Flatmates Jane (Judy Matheson) and Carol (Luan Peters) are asleep in bed one night when they hear a banging on the front door. They have a brief discussion and Carol decides to get up and answer it, not bothering to put any clothes on, but when she opens the door there's a friend of theirs, John (David Howey), who is standing there with a knife in his guts. He staggers inside and the young women look on aghast as he collapses, dying in their front room - oh no he isn't, he's only joking. What a card. After a cup of coffee, conversation turns to their next acting job at the seaside...
The Flesh and Blood Show certainly had plenty of flesh on display, but horror fans hoping for a gorefest would be let down by the amount of claret being spilled as this Pete Walker effort was more a whodunnit thriller than the full-on slasher it might have been if made about five to ten years later. It slotted into the horror category nevertheless, because it represented one of Walker's first entries into his lucrative shocker cycle, which would get grimmer and more lurid as it went along, though here as we worked from a script by Alfred Shaughnessy there wasn't much that would be barred from a TV play of the era.
Apart from the nudity, perhaps, but there was still a liberated air to what they were getting away with on British television in the seventies as non-coincidentally the British cinema industry went into decline. Thus Walker and his more exploitation movie minded cohorts tried to see what they could do to push the envelope when if your production was criticised by Mary Whitehouse and her cohorts it was a badge of pride knowing you were winding up the right people, an alert to your audience that everything they were seeking would be provided in ninety minutes or so of cinematic splendiferousness. Well, that was the idea, though actually watching one might not be quite as impressive.
That said, Walker was one of the better exponents of British horror movies for a few short years, and his usual old versus young material was well to the fore here. To say more would be to give away too much of the plot, but just look at the way the crusty police detectives regard the report of a missing young woman near the beginning and we could understand a generation gap was in the offing. Our young folks are the actors and their director Mike (Ray Brooks) who have been assembled by the mysterious Theatre 40 group to rehearse in this long-abandoned theatre on the pier of this off-season seaside town, this in spite of nobody having actually met any of their assumed bosses.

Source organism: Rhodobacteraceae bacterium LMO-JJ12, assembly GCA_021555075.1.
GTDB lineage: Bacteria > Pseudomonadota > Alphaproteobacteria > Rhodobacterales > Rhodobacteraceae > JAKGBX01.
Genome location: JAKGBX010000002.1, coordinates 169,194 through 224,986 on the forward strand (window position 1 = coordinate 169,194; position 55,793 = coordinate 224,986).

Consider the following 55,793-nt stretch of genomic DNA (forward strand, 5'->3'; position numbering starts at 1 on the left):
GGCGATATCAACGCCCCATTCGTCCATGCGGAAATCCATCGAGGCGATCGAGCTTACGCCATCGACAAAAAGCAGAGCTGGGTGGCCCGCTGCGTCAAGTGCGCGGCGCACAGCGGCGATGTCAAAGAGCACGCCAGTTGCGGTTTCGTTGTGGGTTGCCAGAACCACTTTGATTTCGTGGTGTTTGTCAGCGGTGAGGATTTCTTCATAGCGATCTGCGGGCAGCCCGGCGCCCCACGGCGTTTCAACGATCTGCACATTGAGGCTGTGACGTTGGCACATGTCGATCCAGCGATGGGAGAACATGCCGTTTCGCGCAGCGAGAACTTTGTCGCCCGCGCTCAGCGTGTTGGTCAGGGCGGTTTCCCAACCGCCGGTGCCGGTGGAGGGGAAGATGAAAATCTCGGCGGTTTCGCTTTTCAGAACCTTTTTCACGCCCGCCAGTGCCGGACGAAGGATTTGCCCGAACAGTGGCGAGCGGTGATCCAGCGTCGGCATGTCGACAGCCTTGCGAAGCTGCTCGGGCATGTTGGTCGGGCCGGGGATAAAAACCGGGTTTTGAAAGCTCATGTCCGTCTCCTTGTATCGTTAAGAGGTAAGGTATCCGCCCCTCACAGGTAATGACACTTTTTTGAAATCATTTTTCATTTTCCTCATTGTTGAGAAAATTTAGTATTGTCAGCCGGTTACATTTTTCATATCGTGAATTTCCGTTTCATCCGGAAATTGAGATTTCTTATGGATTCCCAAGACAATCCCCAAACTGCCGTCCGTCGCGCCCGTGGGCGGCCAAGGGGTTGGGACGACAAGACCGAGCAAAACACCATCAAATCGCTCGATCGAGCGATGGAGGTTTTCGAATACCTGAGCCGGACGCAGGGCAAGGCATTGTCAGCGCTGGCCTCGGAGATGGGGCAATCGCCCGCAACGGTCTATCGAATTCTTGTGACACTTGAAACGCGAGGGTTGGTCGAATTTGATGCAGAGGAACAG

They all have to sleep in the building too, lending an air of austerity Britain since the surroundings have a rather marvellous, rundown atmosphere which went some way to making the film worth a look for aficionados. What they get up to is rather more dubious; for a start, can anybody work out what the hell the plot of their play is supposed to be? It is being improvised right enough, but one moment they're cavorting cavepersons and the next they're doing "my body is my tool" interpretive gestures. Then there's the libidinous nature of the participants: Carol pairs off almost immediately with one of her co-stars, but Jane gets be stripped and massaged by an opportunist lesbian (Penny Meredith) who promptly disappears leaving us wondering what the two of them got up to, if anything. Jenny Hanley appeared too, as a promising newcomer (magazine show Magpie would make her a star - among children) who has a completely different body when she takes her clothes off, and as if that were not odd enough, listen for the pronunciation of the word "excrement" for true hilarity. 3D flashback, too. Music by Cyril Ornadel.